Johnson & Johnson Product Recall
Out of ‘an abundance of caution’, on 18 October 2019, Johnson & Johnson (J&J) was prompted to voluntarily recall 33,000 bottles of Johnson’s Baby Powder, after the US Food and Drug Administration (FDA), on 16 October, identified sub-trace levels of chrysotile asbestos (no greater than 0.00002%) in a single consumer product, sold online and shipped in 2018.[i]
J&J shares were prompted to fall by 6.2%, the biggest drop since December 2018.[ii]
Figure: J&J Share Price:
(Source: Hargreaves Lansdown)
This is understandable, as it is the first time in the 130-year history of the household product that it has been recalled and the first occasion that the Regulator has detected asbestos in this particular product.[iii]
Consequently, major retailers, Walmart, CVS Pharmacy, Target, Walgreens and Rite Aid, stopped selling 22-ounce bottles of Johnson & Johnson Baby Powder involved in the product recall.[iv]
Since 2003, mineral talc in Johnson’s Baby Powder has originated from China and has been sold in the United States through supplier Imerys Talc America, which recently filed for Chapter 11 bankruptcy protection (we reported this here).[v]
Mineral talc is mined in close proximity to tremolite asbestos in the earth, but is ‘routinely tested’ for contaminants.
Has the FDA conclusively shown, through its testing, that Johnson’s Baby Powder is contaminated with asbestos?
Despite the fact that US Government officials advised consumers to ‘immediately’ stop using products,[vi] this only related to bottles contained in lot (#22318RB) – 1 of 2 lots tested by the FDA.[vii]
Immediately after the decision to recall products was made, J&J opened a ‘rigorous, thorough investigation’ to verify the Administration’s ‘extremely unusual’ findings.
At the time, the manufacturer could not confirm whether the FDA test was a ‘false positive’ (potentially through cross-contamination or uncontrolled testing), nor could it confirm whether the product in question was ‘authentic or counterfeit’. However, spokeswoman, Gloria Sanchez-Contreras, stated that the Administration stood by the ‘quality of its testing and results’ and was not aware of ‘any records pointing to counterfeit Johnson’s Baby Powder in the US market’.
Regardless, in an official statement, the manufacturer assured that:
JJCI [J&J Consumer Inc.] has a rigorous testing standard in place to ensure its cosmetic talc is safe and years of testing, including the FDA’s own testing on prior occasions--and as recently as last month--found no asbestos. Thousands of tests over the past 40 years repeatedly confirm that our consumer talc products do not contain asbestos. Our talc comes from ore sources confirmed to meet our stringent specifications that exceed industry standards. Not only do we and our suppliers routinely test to ensure our talc does not contain asbestos, our talc has also been tested and confirmed to be asbestos-free by a range of independent laboratories, universities and global health authorities’.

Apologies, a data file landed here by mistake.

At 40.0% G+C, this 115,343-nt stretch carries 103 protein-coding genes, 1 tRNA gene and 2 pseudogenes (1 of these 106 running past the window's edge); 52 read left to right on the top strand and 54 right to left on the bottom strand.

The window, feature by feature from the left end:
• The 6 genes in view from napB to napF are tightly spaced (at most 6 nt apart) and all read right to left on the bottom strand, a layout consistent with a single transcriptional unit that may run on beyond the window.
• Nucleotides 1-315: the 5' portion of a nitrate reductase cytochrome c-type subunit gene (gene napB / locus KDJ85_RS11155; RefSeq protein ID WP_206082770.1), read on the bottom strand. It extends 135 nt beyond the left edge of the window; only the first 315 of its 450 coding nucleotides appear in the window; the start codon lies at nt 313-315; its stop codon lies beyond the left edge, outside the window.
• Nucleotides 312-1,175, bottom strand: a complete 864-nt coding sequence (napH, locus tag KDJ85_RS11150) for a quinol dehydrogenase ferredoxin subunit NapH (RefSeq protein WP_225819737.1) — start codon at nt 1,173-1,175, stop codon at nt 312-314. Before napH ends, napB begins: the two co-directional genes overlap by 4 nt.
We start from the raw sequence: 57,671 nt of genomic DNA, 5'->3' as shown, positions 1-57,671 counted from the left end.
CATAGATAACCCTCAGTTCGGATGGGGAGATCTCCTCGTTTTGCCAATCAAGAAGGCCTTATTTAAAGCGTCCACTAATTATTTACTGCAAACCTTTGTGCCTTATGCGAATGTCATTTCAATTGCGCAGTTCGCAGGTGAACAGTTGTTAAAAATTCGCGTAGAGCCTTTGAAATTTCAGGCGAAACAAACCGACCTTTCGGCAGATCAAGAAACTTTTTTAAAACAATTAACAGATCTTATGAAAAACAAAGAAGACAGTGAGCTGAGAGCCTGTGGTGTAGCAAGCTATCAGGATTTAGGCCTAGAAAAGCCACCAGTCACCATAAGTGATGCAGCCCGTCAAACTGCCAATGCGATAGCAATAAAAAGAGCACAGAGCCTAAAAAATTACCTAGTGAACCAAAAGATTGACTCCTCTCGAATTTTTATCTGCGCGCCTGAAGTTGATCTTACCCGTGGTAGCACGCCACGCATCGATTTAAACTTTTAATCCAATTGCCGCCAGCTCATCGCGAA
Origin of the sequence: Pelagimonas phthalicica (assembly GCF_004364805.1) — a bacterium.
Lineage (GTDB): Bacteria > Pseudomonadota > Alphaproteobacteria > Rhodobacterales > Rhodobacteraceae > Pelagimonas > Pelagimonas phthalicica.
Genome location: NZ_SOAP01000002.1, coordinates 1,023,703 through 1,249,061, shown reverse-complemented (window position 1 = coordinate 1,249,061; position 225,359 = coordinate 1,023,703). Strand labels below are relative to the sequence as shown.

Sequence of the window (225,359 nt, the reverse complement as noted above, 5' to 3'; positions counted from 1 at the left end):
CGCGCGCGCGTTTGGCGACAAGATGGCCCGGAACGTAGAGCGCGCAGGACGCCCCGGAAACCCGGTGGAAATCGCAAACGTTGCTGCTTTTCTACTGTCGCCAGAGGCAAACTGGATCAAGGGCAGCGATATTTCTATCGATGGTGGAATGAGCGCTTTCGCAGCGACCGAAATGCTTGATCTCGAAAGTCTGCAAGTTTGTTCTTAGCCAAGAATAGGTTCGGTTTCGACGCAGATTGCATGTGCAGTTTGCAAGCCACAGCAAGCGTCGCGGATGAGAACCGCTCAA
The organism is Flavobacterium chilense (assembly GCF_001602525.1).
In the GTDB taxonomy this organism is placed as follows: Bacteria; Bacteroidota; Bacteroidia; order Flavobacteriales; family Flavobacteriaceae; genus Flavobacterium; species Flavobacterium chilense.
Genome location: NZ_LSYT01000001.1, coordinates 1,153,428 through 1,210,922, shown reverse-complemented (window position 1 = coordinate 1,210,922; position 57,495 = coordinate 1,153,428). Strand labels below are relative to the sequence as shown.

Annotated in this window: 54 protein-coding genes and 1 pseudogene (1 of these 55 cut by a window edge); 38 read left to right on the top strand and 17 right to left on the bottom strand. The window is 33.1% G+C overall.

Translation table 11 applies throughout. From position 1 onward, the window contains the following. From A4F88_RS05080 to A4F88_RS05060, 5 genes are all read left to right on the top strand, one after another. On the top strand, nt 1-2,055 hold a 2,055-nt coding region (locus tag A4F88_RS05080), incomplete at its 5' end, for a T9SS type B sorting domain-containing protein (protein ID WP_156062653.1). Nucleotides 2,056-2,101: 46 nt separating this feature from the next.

A Twist in the Tale?
Then, on 29 October, J&J revealed that 15 new tests, ‘rigorously’ conducted by ‘third parties’, had not detected asbestos in Baby Powder samples, including the suspect bottle flagged by the FDA in lot (#22318RB).[viii] It will not reverse the product recall.
Is this a blessing in disguise?
Steve Musser, Deputy Director for Scientific Operations in the FDA's Center for Food Safety and Nutrition, explained that J&J’s latest tests do not prove that Baby Powder is asbestos free. It simply emphasises the fact that, due to the ‘miniscule size’ of samples taken, the lack of uniform dispersion of contaminants and no ‘standard test’ for asbestos in talc, ‘different samples may yield different results’.[ix]
Ambiguous as the test results may be, when combined with NHS admonition,[x] ongoing criminal investigations and a Special Report, conducted by The New York Times and Reuters, which accused J&J of having known, from at least 1971 until the early 2000’s, that its products (mined in Vermont and Italy) were laced with asbestos, the FDA’s recent intervention will likely have a negative impact on J&J’s calm and collected narrative.
As we reported in edition 263 of BC Disease News (here), J&J denounced Reuter’s Special Report as ‘one-sided, false and inflammatory’.
Asbestos in Talc – A Case Study
J&J’s product recall unexpectedly coincided with a new, 33-patient (mostly female) case study, published in the Journal of Occupational and Environmental Medicine,[xi] which supposedly provides ‘compelling causal evidence’ of a link between mesothelioma and asbestos in talc.